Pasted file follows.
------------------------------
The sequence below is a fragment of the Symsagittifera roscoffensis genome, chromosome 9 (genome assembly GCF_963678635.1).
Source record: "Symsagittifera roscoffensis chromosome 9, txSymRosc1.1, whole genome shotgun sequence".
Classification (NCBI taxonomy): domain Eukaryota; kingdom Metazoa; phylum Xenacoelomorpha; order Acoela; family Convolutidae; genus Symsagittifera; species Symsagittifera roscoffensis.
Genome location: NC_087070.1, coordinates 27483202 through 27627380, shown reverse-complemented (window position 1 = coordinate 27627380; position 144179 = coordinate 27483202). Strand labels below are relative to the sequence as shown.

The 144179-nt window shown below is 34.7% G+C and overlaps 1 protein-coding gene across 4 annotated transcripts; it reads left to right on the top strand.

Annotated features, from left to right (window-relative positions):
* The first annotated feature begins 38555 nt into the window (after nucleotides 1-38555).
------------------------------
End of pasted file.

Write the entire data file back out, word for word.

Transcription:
The sequence below is a fragment of the Symsagittifera roscoffensis genome, chromosome 9 (genome assembly GCF_963678635.1).
Source record: "Symsagittifera roscoffensis chromosome 9, txSymRosc1.1, whole genome shotgun sequence".
Classification (NCBI taxonomy): domain Eukaryota; kingdom Metazoa; phylum Xenacoelomorpha; order Acoela; family Convolutidae; genus Symsagittifera; species Symsagittifera roscoffensis.
Genome location: NC_087070.1, coordinates 27483202 through 27627380, shown reverse-complemented (window position 1 = coordinate 27627380; position 144179 = coordinate 27483202). Strand labels below are relative to the sequence as shown.

The 144179-nt window shown below is 34.7% G+C and overlaps 1 protein-coding gene across 4 annotated transcripts; it reads left to right on the top strand.

Annotated features, from left to right (window-relative positions):
* The first annotated feature begins 38555 nt into the window (after nucleotides 1-38555).